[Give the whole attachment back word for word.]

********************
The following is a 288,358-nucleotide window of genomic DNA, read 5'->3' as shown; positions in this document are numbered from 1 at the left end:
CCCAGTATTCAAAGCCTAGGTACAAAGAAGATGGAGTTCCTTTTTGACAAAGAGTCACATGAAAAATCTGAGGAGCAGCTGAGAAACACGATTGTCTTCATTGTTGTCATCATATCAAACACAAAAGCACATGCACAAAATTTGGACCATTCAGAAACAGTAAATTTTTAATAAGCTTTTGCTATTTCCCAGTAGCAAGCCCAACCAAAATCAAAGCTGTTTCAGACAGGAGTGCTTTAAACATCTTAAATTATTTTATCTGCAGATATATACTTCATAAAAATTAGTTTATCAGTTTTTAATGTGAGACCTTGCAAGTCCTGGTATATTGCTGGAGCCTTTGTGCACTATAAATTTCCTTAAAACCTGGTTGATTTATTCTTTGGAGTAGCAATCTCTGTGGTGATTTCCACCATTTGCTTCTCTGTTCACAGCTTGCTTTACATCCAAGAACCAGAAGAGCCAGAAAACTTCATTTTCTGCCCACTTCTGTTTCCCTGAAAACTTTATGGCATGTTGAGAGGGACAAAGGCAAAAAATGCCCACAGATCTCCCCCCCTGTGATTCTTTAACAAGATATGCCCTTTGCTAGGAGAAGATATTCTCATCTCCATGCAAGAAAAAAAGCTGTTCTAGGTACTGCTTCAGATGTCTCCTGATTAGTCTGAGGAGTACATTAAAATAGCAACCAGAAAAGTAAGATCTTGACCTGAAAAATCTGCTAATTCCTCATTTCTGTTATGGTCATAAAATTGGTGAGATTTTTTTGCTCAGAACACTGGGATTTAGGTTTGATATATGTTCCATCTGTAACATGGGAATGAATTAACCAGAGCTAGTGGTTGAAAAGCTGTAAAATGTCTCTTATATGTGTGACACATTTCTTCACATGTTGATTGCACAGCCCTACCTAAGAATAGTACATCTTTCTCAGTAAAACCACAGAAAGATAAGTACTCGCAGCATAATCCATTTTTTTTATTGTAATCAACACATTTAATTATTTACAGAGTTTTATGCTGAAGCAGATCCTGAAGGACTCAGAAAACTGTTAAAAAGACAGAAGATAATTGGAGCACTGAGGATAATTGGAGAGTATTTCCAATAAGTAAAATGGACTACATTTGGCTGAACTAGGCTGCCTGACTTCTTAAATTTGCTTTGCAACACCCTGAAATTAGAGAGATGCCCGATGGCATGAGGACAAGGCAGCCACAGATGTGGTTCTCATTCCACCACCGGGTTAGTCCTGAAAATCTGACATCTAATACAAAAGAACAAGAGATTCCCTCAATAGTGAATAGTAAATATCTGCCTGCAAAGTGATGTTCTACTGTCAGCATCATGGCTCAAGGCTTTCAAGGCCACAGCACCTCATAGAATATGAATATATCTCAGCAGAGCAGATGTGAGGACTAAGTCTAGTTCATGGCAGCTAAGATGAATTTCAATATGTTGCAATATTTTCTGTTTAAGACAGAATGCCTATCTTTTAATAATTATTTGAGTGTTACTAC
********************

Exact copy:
The following is a 288,358-nucleotide window of genomic DNA, read 5'->3' as shown; positions in this document are numbered from 1 at the left end:
CCCAGTATTCAAAGCCTAGGTACAAAGAAGATGGAGTTCCTTTTTGACAAAGAGTCACATGAAAAATCTGAGGAGCAGCTGAGAAACACGATTGTCTTCATTGTTGTCATCATATCAAACACAAAAGCACATGCACAAAATTTGGACCATTCAGAAACAGTAAATTTTTAATAAGCTTTTGCTATTTCCCAGTAGCAAGCCCAACCAAAATCAAAGCTGTTTCAGACAGGAGTGCTTTAAACATCTTAAATTATTTTATCTGCAGATATATACTTCATAAAAATTAGTTTATCAGTTTTTAATGTGAGACCTTGCAAGTCCTGGTATATTGCTGGAGCCTTTGTGCACTATAAATTTCCTTAAAACCTGGTTGATTTATTCTTTGGAGTAGCAATCTCTGTGGTGATTTCCACCATTTGCTTCTCTGTTCACAGCTTGCTTTACATCCAAGAACCAGAAGAGCCAGAAAACTTCATTTTCTGCCCACTTCTGTTTCCCTGAAAACTTTATGGCATGTTGAGAGGGACAAAGGCAAAAAATGCCCACAGATCTCCCCCCCTGTGATTCTTTAACAAGATATGCCCTTTGCTAGGAGAAGATATTCTCATCTCCATGCAAGAAAAAAAGCTGTTCTAGGTACTGCTTCAGATGTCTCCTGATTAGTCTGAGGAGTACATTAAAATAGCAACCAGAAAAGTAAGATCTTGACCTGAAAAATCTGCTAATTCCTCATTTCTGTTATGGTCATAAAATTGGTGAGATTTTTTTGCTCAGAACACTGGGATTTAGGTTTGATATATGTTCCATCTGTAACATGGGAATGAATTAACCAGAGCTAGTGGTTGAAAAGCTGTAAAATGTCTCTTATATGTGTGACACATTTCTTCACATGTTGATTGCACAGCCCTACCTAAGAATAGTACATCTTTCTCAGTAAAACCACAGAAAGATAAGTACTCGCAGCATAATCCATTTTTTTTATTGTAATCAACACATTTAATTATTTACAGAGTTTTATGCTGAAGCAGATCCTGAAGGACTCAGAAAACTGTTAAAAAGACAGAAGATAATTGGAGCACTGAGGATAATTGGAGAGTATTTCCAATAAGTAAAATGGACTACATTTGGCTGAACTAGGCTGCCTGACTTCTTAAATTTGCTTTGCAACACCCTGAAATTAGAGAGATGCCCGATGGCATGAGGACAAGGCAGCCACAGATGTGGTTCTCATTCCACCACCGGGTTAGTCCTGAAAATCTGACATCTAATACAAAAGAACAAGAGATTCCCTCAATAGTGAATAGTAAATATCTGCCTGCAAAGTGATGTTCTACTGTCAGCATCATGGCTCAAGGCTTTCAAGGCCACAGCACCTCATAGAATATGAATATATCTCAGCAGAGCAGATGTGAGGACTAAGTCTAGTTCATGGCAGCTAAGATGAATTTCAATATGTTGCAATATTTTCTGTTTAAGACAGAATGCCTATCTTTTAATAATTATTTGAGTGTTACTAC